posted on February 13,
Hamida Basmajian & Eric Sundquist
ISSUES IN HOLOCAUST LITERATURE, THE AMERICAN PERSPECTIVE: Eric Sundquist
Early responses, before “the Holocaust.” Hersey, Uris, and others.
Priority of testimony and its relation to fiction. Elie Wiesel and others.
The problem of authenticity and hoaxes. Kosinski, Wilkomirski and others.
The Americanization of the Holocaust. Anne Frank’s Diary and others.
Second-generation approaches. Philip Roth, Thane Rosenbaum, and others.
Eric Sundquist discusses the evolution of Holocaust literature, particularly from the American perspective, from the immediate aftermath of the war through late-twentieth-century responses by those of the second generation, including children of survivors. Issues to consider include the priority of testimony and its relation to fiction; the problem of authenticity and hoaxes; the “Americanization” of the Holocaust; and the self-reflexive and sometimes postmodern strategies of some second-generation writers.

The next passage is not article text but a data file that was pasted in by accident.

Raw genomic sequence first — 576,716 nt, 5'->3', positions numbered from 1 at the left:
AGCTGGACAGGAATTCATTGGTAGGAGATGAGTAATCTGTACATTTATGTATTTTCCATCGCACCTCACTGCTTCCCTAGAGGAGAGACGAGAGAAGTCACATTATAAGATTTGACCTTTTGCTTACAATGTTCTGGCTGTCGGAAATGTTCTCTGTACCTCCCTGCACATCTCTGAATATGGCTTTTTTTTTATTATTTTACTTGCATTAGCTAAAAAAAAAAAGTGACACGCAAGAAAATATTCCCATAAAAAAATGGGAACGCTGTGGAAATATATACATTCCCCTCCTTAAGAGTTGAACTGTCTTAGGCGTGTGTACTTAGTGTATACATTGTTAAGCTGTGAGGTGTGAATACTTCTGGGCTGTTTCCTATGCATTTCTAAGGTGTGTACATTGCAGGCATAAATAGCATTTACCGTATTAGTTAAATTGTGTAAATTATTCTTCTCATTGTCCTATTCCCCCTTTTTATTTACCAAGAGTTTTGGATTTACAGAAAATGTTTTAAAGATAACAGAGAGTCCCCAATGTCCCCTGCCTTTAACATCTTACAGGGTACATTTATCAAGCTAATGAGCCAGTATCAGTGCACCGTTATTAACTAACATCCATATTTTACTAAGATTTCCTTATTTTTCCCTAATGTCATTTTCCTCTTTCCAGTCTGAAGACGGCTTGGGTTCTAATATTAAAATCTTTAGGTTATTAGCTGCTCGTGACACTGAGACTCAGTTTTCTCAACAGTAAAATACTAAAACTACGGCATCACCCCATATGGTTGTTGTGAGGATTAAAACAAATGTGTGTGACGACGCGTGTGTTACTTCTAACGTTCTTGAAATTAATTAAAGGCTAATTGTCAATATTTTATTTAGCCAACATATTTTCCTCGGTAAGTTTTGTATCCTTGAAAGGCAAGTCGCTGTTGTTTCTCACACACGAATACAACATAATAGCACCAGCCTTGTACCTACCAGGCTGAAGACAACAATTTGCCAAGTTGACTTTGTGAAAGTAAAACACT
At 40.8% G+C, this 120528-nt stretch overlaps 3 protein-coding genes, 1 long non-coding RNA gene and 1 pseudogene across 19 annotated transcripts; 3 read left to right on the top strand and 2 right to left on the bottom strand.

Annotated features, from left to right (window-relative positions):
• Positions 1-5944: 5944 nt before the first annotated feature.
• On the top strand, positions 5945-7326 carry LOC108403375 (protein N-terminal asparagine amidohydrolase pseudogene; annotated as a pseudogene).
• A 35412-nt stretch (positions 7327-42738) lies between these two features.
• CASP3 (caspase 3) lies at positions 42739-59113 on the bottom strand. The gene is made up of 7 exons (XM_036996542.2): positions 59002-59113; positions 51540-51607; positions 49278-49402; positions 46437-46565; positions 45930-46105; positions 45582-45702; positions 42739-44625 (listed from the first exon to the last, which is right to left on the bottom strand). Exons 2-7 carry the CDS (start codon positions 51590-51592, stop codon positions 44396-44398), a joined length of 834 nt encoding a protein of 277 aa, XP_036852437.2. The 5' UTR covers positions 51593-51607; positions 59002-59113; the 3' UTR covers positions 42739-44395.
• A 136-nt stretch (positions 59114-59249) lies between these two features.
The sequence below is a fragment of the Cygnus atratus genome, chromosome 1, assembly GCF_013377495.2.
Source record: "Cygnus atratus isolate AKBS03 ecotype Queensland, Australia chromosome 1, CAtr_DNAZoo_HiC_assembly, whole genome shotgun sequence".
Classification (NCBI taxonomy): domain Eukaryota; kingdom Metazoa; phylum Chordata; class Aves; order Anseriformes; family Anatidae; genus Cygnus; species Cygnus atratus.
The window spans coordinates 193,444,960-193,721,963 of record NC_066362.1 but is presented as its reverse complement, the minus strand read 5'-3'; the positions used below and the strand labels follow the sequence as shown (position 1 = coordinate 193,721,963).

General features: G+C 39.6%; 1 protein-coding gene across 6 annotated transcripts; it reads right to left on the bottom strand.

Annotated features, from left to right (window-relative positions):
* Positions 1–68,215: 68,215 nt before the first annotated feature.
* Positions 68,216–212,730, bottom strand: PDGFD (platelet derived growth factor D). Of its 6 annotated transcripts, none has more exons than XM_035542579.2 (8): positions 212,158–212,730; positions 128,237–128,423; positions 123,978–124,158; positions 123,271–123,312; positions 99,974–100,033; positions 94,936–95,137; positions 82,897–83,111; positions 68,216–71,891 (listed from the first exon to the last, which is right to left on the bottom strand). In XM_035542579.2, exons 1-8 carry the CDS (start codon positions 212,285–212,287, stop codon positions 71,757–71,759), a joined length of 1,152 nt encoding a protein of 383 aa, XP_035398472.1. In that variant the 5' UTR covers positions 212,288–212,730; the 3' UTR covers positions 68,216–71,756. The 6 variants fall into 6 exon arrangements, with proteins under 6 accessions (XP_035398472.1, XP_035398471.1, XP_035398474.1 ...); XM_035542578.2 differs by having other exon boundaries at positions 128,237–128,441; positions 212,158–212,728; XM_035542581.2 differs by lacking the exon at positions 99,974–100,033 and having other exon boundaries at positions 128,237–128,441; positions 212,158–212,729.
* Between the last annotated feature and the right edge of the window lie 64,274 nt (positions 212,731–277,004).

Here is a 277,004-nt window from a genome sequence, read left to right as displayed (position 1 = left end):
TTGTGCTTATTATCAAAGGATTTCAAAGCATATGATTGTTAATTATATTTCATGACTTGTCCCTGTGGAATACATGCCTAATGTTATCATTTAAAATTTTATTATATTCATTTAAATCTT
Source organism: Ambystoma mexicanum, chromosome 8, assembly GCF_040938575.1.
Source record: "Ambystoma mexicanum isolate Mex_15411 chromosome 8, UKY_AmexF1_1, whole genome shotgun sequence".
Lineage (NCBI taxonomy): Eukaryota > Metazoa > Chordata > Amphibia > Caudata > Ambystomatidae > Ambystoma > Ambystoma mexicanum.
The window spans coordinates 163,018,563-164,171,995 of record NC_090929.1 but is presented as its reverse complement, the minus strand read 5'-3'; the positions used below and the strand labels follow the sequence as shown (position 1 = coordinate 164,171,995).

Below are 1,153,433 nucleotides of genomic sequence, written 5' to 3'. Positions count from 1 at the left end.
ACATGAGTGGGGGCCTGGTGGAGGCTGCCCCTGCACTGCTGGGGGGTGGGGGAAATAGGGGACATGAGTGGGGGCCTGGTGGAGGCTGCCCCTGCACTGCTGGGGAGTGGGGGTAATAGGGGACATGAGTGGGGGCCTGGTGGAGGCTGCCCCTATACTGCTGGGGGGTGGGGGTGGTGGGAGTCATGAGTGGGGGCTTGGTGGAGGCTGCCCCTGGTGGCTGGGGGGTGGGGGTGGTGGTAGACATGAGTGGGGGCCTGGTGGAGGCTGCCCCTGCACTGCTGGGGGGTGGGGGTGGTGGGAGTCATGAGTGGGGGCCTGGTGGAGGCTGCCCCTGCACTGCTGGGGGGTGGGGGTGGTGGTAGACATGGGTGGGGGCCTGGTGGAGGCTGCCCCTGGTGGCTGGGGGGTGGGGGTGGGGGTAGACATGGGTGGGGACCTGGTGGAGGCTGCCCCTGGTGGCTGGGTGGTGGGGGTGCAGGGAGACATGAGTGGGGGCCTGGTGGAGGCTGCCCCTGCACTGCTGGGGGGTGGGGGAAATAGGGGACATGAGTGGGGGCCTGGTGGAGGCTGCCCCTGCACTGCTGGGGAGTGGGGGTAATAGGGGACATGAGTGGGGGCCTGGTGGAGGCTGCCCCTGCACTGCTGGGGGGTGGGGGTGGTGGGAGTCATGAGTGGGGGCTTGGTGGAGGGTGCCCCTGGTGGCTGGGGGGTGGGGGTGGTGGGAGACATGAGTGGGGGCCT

FRAMING HOLOCAUST NARRATIVES AS CHILDREN’S LITERATURE—AUTHOR, GENRES, AND READERS: Hamida Basmajian
Perception of “Children’s Literature” as an academic field of study.
Authorial motivation to write Holocaust narratives as children’s literature.
Contexts and readers of Holocaust narratives for North American children and youths. The aim of testimony in the context of children’s literature.
Structures, Conventions, Genres—
§ The survivor journal, memoir, or autobiography as privileged form –ethos of the survivor as hero, the testimony of the survivor as victim.
§ Fictionalized autobiographies based on authorial childhood memory.
§ Fictional Holocaust narratives and acquired memory—possibilities and limitations.
Hamida Basmajian refers to the following narratives as examples during this session: The Diary of Anne Frank, Ruth Minsky Sender’s The Cage and The Holocaust Lady, Carol Matas’ Daniel’s Story, Gudrun Pausewang’s The Final Journey, John Boyne’s The Boy in the Striped Pajamas, Doris Orgel’s The Devil in Vienna, Jane Yolen’s The Devil’s Arithmetic and Briar Rose.
Eric J. Sundquist is the UCLA Foundation Professor of Literature at the University of California, Los Angeles. Professor Sundquist received his B.A. from the University of Kansas and his M.A. and Ph.D. from Johns Hopkins University. He has also taught at the University of California, Berkeley, and Vanderbilt University and is the author or editor of twelve books, the most recent of which are King’s Dream (2009); Strangers in the Land: Blacks, Jews, Post-Holocaust America (2005), which received the Weinberg Judaic Studies Institute Book Award.